Exploring AI, Metaverse, and the "Flowers" series with Philip Colbert

Exploring AI, Metaverse, and the "Flowers" series with Philip Colbert
Born in Scotland and living and working in London, Colbert is often referred to as the “godson of Andy Warhol”. Colbert has created a global following for his cartoon lobster persona and his masterful hyper pop history paintings. His work powerfully explores the patterns of contemporary digital culture and its relationship to a deeper art historical dialogue. Graduating with an MA in Philosophy from University of St. Andrews, Colbert's work has received international acclaim in museums and galleries worldwide for his energetic new approach to painting and pop theory. Following on from early Pop painters such as Richard Hamilton, Roy Lichtenstein and James Rosenquist, Colbert's paintings cross high art themes from old master paintings and contemporary art theory with everyday symbols of mass contemporary culture, all narrated through the eyes of Colbert's cartoon Lobster alter ego.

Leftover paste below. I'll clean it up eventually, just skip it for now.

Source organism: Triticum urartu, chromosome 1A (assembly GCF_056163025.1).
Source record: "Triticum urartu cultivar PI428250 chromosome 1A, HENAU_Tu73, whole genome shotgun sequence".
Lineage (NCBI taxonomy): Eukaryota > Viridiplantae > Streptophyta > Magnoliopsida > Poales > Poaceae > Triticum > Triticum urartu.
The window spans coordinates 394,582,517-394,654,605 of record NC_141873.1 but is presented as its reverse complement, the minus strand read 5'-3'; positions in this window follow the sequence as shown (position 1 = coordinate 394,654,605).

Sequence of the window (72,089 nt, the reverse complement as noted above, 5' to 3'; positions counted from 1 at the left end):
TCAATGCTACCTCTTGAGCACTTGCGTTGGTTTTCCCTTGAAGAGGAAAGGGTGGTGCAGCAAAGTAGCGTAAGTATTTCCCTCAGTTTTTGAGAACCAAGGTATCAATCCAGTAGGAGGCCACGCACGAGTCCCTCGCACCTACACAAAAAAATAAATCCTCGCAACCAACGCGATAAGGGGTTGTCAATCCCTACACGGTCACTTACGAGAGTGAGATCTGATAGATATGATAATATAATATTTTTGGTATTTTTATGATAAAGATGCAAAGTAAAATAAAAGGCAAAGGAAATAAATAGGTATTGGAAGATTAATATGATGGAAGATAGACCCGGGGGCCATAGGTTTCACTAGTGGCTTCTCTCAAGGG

“I became an artist when I became a Lobster” says Colbert.

You mentioned in your recent interview with Vogue that you are working with robotics and artificial intelligence. What draws you to these topics, and what kind of work are you pursuing in these fields?